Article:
What hypocrisy! Even before the cacophony of the Independence Day celebrations could come to a close, parts of the nation was rocked by violence with migrants from north east fleeing Chennai, Bangalore and Maharashtra. Some 6,800 north easterners fled Bangalore on three special trains on Independence Day, most of them quitting their jobs and leaving without waiting for their salary in mortal fear, despite assurances of security from the political class, who had no takers. What a great way to celebrate our Independence Day!
Earlier, Mumbai was a witness to a communal confrontation between two groups. As we entered the auspicious 66 years of Independence, with fluttering tricolours, pompous speeches and cries of being a free nation, what indeed were the undercurrents going on as the flag flapped in its glory? Enough of the double standards.
We are not free. At least our minds are not liberated from fears of our own kind. Let’s not fool ourselves. Over half a century later, the country is still entrenched in the British curse of factionalism. There is palpable fear amongst migrants as well as the natives. .
Though politicians have assured 24x7 security to immigrants, no body is willing to take risks, and justifiably so. The problem today ought to be placed at the door step of politicians, who have encouraged the influx to the point that it has begun to threaten locals. We have seen this trend in Goa, where politicians, including a former chief minister, had the audacity to trumpet that he was elected on migrant vote bank and therefore was not under any obligation to meet the needs of traditional voters from his constituency. Over the years, elected representatives have sent a message that immigrants are either more equal to the sons-of-the soil, or that they can do no wrong. The truth is that in the obsession to win elections, successive governments have lost touch with natives, and have gone overboard to please the immigrant vote bank. This has created a sense of insecurity amongst locals. In quest of achieving this dubious goal, Communidades have been destroyed and efforts are on to legalize illegalities, with immigrants often being seen as the prime beneficiaries. It is this attitude that triggers such unrest.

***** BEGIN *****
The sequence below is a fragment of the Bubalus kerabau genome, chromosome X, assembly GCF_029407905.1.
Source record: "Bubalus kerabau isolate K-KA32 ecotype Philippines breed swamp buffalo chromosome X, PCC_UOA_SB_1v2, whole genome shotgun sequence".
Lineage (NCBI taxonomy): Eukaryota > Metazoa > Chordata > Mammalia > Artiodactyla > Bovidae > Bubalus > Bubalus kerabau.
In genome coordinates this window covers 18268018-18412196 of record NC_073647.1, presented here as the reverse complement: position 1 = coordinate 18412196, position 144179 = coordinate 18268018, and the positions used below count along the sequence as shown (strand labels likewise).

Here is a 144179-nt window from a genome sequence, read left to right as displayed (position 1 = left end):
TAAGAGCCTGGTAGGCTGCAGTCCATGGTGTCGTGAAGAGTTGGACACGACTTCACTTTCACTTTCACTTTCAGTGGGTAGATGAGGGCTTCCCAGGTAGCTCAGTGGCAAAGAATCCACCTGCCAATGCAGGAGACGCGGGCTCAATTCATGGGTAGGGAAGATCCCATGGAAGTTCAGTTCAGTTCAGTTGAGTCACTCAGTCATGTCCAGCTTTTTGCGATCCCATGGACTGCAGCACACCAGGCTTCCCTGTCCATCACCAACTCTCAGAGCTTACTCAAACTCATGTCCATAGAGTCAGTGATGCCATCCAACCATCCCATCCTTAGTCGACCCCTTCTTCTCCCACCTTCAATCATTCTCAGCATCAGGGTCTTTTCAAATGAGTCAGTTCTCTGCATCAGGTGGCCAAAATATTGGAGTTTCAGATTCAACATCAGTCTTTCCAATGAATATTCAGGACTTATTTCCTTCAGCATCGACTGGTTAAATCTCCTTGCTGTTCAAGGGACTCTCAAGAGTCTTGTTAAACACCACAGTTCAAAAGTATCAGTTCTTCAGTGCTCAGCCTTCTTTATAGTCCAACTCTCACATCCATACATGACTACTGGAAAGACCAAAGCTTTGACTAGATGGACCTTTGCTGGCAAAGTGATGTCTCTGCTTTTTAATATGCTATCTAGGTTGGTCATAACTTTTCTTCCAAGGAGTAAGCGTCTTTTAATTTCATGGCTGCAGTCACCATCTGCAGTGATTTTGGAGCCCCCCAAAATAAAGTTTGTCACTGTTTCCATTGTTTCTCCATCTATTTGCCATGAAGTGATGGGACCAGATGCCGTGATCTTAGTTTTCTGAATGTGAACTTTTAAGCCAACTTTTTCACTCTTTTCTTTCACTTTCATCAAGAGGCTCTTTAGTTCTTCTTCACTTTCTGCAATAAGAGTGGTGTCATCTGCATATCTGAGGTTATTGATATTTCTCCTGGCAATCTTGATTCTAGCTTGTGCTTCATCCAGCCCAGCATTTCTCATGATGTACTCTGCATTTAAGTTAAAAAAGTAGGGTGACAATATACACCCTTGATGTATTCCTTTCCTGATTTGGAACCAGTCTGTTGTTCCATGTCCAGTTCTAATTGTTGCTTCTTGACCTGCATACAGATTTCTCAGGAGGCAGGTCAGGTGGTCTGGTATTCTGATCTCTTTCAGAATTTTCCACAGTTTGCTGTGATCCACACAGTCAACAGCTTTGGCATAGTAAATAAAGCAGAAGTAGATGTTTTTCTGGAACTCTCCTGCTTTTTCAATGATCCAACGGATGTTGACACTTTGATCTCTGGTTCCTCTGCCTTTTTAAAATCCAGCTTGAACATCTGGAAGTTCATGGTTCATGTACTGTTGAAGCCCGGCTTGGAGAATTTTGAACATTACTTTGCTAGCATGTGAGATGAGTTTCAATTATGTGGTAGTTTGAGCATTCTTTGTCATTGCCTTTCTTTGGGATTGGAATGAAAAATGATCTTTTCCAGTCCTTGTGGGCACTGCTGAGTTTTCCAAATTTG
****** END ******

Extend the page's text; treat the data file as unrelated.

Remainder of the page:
At this juncture, the governments in the strife-torn region must bring sanity immediately. Since SMS were the source of the psychosis, all SMS must be blocked till peace returns. Telecom companies ought to track senders of the messages and help bring the madness to an end.
The unrest in Assam has its genesis in fear. Evidently, the retaliatory psychosis was orchestrated in an effort to give a fitting message to those who unleashed violence against immigrant Muslims. But in this game of one-upmanship, locals as well as the immigrants are the losers –- because immigrants lose their jobs and locals suffer loss of hands, specially, in the hotel industry because replacements are hard to come by. Many from Assam, Arunachal Pradesh and Nagaland are engaged as cooks, captains and waiters in many hotels, especially restaurants serving Chinese and north Indian cuisine. This has to be understood by both sides. There are no winners in this fracas. Only losers!